A seven-year reauthorization of the Terrorism Risk Insurance Act (TRIA) was approved this week by the House and Senate as part of a year-end funding bill (H.R. 1865). The provision reauthorizes TRIA through 2027, a year ahead of its slated sunset date of Dec. 31, 2020. (TRIA provisions on pages 1233–1236 of the year-end funding legislation).
The measure is part of a massive $1.4 trillion congressional spending deal to fund the government until the end of the fiscal year – Sept. 20, 2020. President Trump is expected to sign two separate funding bills to keep the government open past midnight tonight.
Roundtable Chair Debra Cafaro (Ventas, Inc.) stated, “The Real Estate Roundtable is pleased that TRIA will be extended until 2027. This federal terrorism insurance backstop was enacted following 9-11 and has been extended and reformed several times since. We cannot overstate the valuable safety and liquidity that the program brings to the US economy, businesses of all manner and commercial real estate markets.”
A long-term, “clean” reauthorization of TRIA, well in advance of its expiration, has been a top policy goal of The Roundtable. This was achieved a full year ahead of schedule. (Roundtable background on TRIA)
In addition to TRIA, the omnibus appropriations bill (H.R. 1865) contains several other positive measures affecting real estate. The tax and funding extensions include:
- The EB-5 Regional Center Program, which provides visas to foreign nationals who pool their investments in regional centers to finance U.S. economic development projects. The program would be extended until Sept. 2020. Department of Homeland Security (DHS) regulations that took effect in November presently govern key elements of the EB-5 program regarding investment levels and Targeted Employment Area (TEA) definitions.
- The National Flood Insurance Program. Without the extension, the program’s borrowing authority would have been reduced from $30.4 billion to $1 billion. The program would also be extended until Sept. 2020. (BGov and CQ, Dec. 20)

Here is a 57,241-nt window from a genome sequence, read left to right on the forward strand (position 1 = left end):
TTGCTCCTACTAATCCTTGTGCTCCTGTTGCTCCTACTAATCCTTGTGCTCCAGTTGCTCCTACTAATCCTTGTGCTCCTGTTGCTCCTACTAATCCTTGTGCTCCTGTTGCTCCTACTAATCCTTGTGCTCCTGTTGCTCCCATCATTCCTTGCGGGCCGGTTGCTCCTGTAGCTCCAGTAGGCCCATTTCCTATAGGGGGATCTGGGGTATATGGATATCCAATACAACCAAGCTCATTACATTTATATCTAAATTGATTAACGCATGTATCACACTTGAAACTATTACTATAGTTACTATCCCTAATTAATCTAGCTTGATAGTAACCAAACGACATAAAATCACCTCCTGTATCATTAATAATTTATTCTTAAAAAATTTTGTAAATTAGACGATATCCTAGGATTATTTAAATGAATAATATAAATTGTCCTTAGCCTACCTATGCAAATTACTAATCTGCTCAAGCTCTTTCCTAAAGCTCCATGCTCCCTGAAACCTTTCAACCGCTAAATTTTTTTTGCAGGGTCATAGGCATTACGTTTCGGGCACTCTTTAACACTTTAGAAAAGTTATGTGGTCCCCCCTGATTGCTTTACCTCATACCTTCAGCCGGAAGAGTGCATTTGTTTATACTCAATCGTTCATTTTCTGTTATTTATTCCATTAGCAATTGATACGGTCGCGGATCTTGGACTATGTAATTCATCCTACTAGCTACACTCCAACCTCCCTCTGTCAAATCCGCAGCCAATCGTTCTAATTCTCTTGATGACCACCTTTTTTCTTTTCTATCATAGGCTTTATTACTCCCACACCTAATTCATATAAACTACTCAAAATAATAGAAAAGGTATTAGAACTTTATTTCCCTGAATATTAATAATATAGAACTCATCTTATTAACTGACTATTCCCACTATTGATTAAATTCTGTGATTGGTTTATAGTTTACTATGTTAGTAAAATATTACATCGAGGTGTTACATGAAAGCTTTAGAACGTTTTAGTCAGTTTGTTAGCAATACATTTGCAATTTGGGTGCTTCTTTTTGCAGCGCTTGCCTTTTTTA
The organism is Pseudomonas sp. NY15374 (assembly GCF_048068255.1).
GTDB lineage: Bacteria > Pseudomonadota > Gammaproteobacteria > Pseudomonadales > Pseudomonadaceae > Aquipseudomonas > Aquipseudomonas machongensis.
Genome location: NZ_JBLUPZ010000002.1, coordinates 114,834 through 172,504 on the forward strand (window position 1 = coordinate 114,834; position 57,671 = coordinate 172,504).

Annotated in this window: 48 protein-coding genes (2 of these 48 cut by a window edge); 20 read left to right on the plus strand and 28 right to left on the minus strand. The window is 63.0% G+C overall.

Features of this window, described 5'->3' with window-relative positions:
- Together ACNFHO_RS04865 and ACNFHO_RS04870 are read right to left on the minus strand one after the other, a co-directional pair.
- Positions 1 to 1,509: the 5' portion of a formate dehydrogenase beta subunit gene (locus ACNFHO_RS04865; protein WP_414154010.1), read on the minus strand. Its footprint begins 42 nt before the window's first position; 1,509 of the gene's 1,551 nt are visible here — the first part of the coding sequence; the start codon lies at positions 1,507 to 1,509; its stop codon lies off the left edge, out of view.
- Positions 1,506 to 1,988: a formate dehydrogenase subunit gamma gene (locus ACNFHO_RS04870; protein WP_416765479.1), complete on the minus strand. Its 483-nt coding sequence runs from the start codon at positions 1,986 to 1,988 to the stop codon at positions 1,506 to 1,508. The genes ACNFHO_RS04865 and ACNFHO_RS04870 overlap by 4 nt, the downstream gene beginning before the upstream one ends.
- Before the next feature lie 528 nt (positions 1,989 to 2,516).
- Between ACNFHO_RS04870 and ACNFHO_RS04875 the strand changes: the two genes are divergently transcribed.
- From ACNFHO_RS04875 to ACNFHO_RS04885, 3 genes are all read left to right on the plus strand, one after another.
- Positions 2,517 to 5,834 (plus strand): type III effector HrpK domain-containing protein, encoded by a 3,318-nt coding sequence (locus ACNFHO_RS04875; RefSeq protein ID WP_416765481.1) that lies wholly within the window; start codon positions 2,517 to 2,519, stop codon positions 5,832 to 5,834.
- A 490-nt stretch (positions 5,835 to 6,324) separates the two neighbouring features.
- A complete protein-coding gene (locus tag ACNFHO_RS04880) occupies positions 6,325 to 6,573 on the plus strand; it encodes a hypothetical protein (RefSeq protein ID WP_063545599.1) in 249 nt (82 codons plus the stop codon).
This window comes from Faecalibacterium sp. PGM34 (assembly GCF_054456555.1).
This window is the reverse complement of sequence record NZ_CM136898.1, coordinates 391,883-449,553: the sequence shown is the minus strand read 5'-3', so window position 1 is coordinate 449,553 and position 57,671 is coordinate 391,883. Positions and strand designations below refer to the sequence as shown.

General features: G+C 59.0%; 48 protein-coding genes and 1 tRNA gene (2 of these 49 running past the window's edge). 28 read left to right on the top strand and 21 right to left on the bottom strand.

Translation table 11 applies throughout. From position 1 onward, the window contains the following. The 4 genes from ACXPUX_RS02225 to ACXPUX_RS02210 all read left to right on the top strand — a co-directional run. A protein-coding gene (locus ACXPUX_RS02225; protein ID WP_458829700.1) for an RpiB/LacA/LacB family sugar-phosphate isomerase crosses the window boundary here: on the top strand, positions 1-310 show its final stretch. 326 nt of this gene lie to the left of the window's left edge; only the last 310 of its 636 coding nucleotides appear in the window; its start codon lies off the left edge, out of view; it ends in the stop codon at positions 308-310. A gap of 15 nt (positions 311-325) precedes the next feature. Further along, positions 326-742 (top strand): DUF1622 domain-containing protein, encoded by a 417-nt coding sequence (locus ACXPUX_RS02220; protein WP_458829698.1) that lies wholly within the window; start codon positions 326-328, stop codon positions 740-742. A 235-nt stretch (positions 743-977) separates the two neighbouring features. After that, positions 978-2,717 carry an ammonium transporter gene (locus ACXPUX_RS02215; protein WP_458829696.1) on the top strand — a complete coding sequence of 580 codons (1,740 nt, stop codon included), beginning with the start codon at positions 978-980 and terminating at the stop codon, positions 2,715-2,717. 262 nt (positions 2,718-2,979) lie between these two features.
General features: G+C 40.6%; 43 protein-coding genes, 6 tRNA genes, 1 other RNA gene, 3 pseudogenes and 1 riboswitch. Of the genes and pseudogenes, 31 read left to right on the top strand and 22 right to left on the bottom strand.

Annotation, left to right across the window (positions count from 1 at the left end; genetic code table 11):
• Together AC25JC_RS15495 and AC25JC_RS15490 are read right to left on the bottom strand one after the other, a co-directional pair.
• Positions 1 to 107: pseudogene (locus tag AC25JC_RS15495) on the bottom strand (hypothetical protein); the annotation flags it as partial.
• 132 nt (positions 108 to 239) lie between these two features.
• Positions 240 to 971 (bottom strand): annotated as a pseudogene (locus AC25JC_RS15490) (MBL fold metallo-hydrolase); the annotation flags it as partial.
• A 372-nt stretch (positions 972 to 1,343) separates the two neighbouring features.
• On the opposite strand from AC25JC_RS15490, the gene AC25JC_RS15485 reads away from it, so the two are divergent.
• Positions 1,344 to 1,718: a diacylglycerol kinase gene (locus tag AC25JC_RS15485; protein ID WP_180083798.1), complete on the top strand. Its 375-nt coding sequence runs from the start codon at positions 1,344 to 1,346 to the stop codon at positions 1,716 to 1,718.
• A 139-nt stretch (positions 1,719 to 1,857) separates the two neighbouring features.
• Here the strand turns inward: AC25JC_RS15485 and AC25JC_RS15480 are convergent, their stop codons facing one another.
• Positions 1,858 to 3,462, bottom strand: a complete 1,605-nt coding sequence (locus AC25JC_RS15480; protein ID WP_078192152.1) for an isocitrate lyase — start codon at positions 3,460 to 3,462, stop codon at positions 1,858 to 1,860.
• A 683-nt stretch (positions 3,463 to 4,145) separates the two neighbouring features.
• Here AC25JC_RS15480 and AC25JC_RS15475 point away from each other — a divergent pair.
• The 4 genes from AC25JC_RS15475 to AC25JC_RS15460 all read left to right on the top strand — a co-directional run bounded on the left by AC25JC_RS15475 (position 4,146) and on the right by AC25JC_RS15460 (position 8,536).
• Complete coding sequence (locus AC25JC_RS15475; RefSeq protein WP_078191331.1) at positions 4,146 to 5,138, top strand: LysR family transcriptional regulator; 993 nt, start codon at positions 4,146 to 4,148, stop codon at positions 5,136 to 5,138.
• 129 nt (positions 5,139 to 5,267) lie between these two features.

- Tax measures would be extended through the end of 2020. They include (1) the section 179D tax deduction for energy efficient commercial building property; (2) the section 25C tax credit for energy efficient improvements to principal residences; (3) the section 45L tax credit for construction of new energy efficient homes; (4) the tax exclusion for home mortgage debt forgiveness; (5) the tax deduction for mortgage insurance premiums; and (6) the New Markets Tax Credit;
- The Brand USA program would be extended through fiscal year 2027. Brand USA promotes travel to the U.S. through a public-private partnership that is funded through private-sector donations and funds collected from foreign visitors to the U.S.
This week also saw the House pass legislation (H.R. 5377) that would temporarily raise and then eliminate for two years the $10,000 cap on state and local tax (SALT) deductions, which would be paid for by permanently raising the top individual tax rate to 39.6%. This “messaging” bill is unlikely to be taken up in the GOP-controlled Senate and President Trump has also threatened to veto it.
After a flurry of year-end policymaking amid impeachment proceedings, both chambers of Congress recessed today and will return in early January.
# # #